New Surfboard Exhibit Opens in East Village
The genius of Bob Simmons comes together in Hydrodynamica
Legendary surfer Bob Simmons was a lot of things: a Caltech dropout, moody, eccentric, and most of all, a genius. He fast-tracked surfing’s evolution by making surfboards lighter and more responsive before tragically drowning at Windansea Beach in 1954. But surf historian Richard Kenvin wants people to know that Simmons is more than a historical footnote.
Kenvin’s Hydrodynamica: Remember the Future, an exhibit that opened this past weekend at Space 4 Art/Loft 9 Gallery (325 15th St. San Diego), showed that Simmons continues to push surfboard design forward.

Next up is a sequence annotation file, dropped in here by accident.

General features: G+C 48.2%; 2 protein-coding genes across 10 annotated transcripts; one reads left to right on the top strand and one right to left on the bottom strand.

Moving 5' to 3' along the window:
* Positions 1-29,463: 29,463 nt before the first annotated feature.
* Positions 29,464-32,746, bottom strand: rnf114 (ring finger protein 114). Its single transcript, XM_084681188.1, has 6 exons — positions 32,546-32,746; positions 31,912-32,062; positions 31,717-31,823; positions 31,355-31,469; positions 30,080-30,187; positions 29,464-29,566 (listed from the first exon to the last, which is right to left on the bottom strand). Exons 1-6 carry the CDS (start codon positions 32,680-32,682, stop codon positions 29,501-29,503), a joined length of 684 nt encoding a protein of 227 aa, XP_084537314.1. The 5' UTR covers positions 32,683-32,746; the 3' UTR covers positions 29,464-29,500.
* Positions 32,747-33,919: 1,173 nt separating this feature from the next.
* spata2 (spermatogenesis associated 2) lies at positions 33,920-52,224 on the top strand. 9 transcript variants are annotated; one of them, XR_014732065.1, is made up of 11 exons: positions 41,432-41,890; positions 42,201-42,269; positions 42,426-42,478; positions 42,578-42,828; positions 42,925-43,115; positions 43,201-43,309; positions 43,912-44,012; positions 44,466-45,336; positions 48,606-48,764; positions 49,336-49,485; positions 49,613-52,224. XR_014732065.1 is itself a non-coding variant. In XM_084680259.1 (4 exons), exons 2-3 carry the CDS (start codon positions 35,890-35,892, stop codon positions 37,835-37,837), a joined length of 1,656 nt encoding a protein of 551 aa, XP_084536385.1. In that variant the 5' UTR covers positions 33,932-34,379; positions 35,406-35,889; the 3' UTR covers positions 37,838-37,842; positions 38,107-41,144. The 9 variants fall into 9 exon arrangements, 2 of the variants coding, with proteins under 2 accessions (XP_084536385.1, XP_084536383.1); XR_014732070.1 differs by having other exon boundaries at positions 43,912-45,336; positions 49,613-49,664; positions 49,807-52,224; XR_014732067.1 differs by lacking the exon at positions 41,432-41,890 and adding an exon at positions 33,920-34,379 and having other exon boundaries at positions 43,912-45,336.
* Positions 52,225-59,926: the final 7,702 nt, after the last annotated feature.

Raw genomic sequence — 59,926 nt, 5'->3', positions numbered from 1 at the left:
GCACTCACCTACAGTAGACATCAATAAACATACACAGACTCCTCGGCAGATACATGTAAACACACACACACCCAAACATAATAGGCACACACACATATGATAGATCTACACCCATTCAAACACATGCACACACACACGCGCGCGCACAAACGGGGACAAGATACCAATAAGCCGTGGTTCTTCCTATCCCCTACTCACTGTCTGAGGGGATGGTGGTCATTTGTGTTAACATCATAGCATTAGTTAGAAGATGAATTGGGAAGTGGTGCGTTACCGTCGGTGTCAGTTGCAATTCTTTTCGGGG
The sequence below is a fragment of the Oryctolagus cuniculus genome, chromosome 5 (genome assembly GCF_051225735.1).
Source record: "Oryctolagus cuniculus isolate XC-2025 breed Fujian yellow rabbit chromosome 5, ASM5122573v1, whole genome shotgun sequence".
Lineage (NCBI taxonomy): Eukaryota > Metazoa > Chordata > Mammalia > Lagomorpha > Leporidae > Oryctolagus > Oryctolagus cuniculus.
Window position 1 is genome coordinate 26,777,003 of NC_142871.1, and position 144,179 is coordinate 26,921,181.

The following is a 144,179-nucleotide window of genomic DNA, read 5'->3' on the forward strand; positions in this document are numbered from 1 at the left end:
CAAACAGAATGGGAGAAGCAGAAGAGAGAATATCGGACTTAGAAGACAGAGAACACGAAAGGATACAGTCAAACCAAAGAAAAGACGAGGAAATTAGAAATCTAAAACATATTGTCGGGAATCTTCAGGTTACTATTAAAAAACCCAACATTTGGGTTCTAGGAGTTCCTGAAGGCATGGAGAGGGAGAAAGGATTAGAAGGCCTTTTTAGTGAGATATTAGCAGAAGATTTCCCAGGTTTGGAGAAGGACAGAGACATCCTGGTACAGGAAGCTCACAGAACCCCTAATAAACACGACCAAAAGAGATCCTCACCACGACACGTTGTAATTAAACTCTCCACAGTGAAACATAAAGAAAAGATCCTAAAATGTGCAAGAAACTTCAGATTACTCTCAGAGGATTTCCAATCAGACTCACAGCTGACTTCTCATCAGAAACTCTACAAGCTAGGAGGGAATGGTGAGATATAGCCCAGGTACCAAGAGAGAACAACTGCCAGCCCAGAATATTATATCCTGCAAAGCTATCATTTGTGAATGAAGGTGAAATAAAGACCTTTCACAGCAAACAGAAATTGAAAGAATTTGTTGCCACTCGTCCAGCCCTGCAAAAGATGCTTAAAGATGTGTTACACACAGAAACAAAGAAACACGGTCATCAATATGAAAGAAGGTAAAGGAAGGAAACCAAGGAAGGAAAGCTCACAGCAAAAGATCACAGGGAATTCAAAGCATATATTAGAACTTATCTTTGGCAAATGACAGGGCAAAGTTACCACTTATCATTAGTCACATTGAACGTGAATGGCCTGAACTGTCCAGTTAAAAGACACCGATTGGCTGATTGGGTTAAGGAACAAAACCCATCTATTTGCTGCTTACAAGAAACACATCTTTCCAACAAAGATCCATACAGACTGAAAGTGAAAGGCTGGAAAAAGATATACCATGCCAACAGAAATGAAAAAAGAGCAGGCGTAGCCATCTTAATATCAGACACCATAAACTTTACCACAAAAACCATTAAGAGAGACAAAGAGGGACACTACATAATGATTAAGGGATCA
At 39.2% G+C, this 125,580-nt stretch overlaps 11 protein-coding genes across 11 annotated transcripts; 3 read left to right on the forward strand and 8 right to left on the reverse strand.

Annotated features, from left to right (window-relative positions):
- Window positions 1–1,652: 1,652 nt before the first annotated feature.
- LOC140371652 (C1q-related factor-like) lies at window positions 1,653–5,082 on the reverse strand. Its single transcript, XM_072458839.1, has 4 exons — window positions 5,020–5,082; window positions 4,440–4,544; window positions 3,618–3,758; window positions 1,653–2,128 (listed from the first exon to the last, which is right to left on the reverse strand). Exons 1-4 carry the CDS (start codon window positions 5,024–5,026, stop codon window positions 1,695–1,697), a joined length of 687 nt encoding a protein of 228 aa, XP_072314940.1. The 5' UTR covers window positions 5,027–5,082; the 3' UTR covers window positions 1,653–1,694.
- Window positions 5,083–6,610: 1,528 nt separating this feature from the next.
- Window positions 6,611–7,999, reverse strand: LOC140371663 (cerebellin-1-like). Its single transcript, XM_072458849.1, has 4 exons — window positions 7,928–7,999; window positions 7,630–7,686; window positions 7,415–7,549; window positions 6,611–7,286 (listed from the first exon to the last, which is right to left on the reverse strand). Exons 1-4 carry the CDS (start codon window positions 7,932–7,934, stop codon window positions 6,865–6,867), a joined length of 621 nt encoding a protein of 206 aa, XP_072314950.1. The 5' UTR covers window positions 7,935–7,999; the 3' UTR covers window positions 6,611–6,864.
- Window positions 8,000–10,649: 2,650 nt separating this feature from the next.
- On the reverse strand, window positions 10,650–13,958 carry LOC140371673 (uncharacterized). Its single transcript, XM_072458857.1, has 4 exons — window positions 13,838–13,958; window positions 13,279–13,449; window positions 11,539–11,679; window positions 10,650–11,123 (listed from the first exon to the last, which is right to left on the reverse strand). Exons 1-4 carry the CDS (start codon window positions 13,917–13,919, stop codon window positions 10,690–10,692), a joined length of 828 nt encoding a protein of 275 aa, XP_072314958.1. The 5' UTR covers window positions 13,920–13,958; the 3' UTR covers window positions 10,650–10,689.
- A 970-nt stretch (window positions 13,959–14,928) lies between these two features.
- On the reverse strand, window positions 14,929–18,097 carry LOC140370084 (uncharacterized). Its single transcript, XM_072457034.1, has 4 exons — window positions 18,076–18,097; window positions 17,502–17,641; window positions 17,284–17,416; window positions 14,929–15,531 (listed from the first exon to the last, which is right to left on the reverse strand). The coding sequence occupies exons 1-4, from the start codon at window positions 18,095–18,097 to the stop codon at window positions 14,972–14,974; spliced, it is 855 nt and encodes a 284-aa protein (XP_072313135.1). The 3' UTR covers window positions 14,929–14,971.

The exhibit is part of Pacific Standard Time, a collaboration between more than 60 cultural organizations coming together to celebrate art in Southern California.
Surfers and artists filed into the gallery to admire Simmons’ unique balsa-wood surfboards.
Why was Simmons so ahead of his time? His understanding of physics gave him license to experiment with surfboard materials, shapes and fins long before other shapers. He was also famously reclusive. Free from the court of public opinion, he pursued radical designs that foreshadowed the shortboard and fish designs, crucial developments in the surfboard.
Attendees at the opening on Saturday also gazed at cutting-edge designs from current San Diego shapers like Carl Ekstrom and Ryan Burch (who were at the reception), among others. Some of Burch’s designs, in particular, looked influenced by Simmons’ plank-like surfboards. Six decades later, Simmons remains relevant.
Hydrodynamica: Remember the Future will be on display until March 9.